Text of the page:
The Hakkens lost custody of their sons sometime after July, when authorities in Louisiana found them acting bizarrely in a hotel room. Joshua Hakken had marijuana, a gun, a knife and his sons with him, officials there said.
Police arrested him and put the children in foster care.
About two weeks later, authorities say, Hakken showed up at the foster home, waving a gun and demanding his boys back.
An incident report obtained by the Daily Star in Louisiana places both Hakkens at the scene. The newspaper reported that Sharyn Hakken knocked on the door. When a woman answered, Joshua Hakken jumped between them and demanded to see his sons.
When the woman asked him to leave, Joshua Hakken pulled a semi-automatic handgun, the report said. The woman locked herself in a bedroom upstairs and called the police. The Hakkens fled without the boys.
The Louisiana Department of Children & Family Services still has jurisdiction over the children, but the state of Florida is overseeing the case on its behalf, said Terri Durdaller, a spokeswoman for the Florida department.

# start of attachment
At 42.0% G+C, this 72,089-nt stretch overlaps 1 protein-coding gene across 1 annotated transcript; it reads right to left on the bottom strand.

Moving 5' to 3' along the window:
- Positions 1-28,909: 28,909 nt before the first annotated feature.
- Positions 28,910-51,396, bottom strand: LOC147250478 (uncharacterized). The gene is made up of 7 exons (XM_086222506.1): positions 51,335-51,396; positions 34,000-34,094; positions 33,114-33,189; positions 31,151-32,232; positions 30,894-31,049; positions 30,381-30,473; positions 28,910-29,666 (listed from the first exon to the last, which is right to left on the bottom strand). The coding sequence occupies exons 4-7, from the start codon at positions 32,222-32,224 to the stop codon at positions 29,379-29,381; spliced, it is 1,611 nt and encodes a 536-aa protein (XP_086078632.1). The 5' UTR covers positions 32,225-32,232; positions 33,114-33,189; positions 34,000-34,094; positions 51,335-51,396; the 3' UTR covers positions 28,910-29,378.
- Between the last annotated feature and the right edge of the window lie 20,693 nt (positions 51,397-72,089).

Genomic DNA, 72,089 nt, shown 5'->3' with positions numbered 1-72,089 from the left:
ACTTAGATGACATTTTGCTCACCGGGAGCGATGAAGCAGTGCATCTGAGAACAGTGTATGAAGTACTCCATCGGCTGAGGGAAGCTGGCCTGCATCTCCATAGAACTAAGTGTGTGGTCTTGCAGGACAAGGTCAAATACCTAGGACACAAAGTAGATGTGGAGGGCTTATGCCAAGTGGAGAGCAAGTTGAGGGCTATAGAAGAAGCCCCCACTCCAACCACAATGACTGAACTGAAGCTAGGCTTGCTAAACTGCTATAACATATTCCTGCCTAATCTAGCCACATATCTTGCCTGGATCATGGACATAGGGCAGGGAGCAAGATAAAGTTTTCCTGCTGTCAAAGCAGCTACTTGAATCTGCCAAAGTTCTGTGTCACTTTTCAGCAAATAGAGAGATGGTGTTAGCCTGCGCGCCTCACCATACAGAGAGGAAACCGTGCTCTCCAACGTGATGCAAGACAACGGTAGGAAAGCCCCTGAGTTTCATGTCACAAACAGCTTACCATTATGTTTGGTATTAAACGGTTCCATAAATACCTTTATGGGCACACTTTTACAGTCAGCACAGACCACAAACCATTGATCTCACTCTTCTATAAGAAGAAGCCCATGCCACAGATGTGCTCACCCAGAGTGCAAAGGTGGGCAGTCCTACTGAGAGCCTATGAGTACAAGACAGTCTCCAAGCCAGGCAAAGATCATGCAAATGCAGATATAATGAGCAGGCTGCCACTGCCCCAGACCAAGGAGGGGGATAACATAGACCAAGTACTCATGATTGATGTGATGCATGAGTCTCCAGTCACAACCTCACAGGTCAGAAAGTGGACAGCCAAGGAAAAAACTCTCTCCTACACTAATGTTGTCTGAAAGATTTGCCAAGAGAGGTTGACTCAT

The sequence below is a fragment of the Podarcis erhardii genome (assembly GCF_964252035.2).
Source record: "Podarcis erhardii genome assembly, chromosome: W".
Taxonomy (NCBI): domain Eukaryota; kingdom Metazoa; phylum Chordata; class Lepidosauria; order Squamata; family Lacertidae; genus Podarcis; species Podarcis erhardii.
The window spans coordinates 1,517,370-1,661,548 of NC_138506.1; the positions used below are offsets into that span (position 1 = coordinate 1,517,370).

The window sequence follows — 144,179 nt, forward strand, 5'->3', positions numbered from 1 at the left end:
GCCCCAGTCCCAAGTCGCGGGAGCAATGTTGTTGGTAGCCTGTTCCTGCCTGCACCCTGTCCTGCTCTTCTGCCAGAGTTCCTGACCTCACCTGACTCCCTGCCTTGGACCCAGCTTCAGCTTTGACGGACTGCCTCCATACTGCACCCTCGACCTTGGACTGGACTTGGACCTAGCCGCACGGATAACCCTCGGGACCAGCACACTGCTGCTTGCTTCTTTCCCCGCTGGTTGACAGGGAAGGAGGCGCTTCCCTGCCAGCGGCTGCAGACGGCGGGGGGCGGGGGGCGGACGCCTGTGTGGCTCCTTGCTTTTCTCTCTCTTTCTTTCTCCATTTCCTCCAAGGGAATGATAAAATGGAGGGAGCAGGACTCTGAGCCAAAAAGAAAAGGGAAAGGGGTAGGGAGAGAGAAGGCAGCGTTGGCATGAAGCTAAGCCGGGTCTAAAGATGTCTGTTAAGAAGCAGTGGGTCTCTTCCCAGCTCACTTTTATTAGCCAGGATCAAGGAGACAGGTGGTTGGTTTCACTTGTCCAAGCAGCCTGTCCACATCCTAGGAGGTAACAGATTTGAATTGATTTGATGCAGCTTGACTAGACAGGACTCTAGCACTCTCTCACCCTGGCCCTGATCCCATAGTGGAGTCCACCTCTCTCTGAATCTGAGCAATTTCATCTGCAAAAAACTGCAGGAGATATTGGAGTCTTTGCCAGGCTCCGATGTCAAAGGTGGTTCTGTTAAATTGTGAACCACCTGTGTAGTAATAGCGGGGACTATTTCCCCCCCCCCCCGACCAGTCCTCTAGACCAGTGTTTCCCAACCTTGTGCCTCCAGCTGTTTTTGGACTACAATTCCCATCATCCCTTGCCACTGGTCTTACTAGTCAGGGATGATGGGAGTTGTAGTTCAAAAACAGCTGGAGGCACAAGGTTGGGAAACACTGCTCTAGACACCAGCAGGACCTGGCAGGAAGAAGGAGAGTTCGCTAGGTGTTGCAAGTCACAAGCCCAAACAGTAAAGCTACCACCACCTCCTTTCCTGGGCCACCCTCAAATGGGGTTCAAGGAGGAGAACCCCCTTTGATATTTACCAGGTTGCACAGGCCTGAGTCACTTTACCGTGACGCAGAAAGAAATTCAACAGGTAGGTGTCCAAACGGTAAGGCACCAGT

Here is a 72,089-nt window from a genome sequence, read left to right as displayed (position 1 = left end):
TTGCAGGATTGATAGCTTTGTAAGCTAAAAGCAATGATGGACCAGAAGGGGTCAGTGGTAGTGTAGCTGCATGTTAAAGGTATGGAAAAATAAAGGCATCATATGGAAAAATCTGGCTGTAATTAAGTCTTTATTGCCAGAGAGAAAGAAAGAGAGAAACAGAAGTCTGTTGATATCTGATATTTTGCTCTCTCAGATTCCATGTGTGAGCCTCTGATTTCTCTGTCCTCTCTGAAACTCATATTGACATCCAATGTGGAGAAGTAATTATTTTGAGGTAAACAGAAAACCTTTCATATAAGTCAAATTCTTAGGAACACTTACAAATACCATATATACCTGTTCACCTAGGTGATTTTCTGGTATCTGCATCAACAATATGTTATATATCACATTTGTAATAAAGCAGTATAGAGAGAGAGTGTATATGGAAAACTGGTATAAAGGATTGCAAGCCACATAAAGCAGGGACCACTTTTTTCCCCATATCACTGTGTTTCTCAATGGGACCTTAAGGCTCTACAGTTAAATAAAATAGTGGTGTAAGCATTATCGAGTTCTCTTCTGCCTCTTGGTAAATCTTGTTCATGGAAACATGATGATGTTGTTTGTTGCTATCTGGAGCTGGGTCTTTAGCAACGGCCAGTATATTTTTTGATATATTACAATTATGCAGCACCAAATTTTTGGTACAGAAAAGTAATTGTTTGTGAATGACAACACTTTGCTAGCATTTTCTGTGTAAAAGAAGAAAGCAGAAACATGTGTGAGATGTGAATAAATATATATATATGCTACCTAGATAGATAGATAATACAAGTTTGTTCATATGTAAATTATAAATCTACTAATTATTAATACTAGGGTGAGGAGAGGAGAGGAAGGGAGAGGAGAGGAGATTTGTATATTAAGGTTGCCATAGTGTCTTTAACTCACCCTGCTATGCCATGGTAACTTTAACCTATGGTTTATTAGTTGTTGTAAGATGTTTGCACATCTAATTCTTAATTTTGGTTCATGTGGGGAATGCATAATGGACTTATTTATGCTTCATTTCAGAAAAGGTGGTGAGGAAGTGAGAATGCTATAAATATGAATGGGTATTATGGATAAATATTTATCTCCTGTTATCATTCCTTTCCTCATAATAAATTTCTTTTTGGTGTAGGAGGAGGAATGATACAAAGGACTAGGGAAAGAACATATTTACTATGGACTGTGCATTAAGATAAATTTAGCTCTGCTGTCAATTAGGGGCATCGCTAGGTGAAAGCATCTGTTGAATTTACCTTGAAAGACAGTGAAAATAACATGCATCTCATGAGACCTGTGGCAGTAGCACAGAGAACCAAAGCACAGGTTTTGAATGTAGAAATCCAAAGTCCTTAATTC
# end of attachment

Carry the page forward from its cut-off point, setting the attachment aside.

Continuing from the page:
Durdaller declined to comment specifically on the Hakkens’ situation, but did say it is customary for another state to take over the management of a custody case if state lines are crossed when placing children with family members.
It was not clear Wednesday whether the Hakkens were living in Louisiana during the July 2012 event. The couple owns a home in South Tampa.
Other questions about the past week’s events are unresolved.
It is unknown what conditions the children were in during the boat’s trip to Cuba, what they were fed and how they were cared for, or what long-term effect the ordeal might have on them.
Upon their return to Florida early Wednesday, the children “were fine, happy and sleepy,” the sheriff’s office said.
Both parents graduated from the University of South Florida engineering degrees. Sharyn Hakken worked for Hanecki Engineering in Tampa for almost 10 years, and was a model employee, former employer Darrell Hanecki said.
“She was a very normal, laid-back kind of person,” he said. “She was very stable, and there didn’t seem to be any issues with her, so it was a total shock.”
She resigned in November 2011 to become a stay-at-home mom, Hanecki said.
“I just have no idea what happened to transform her family into what happened last week.”
Tampa Bay Times news researcher John Martin and staff writers Jessica Vander Velde and Elisabeth Parker contributed to this report.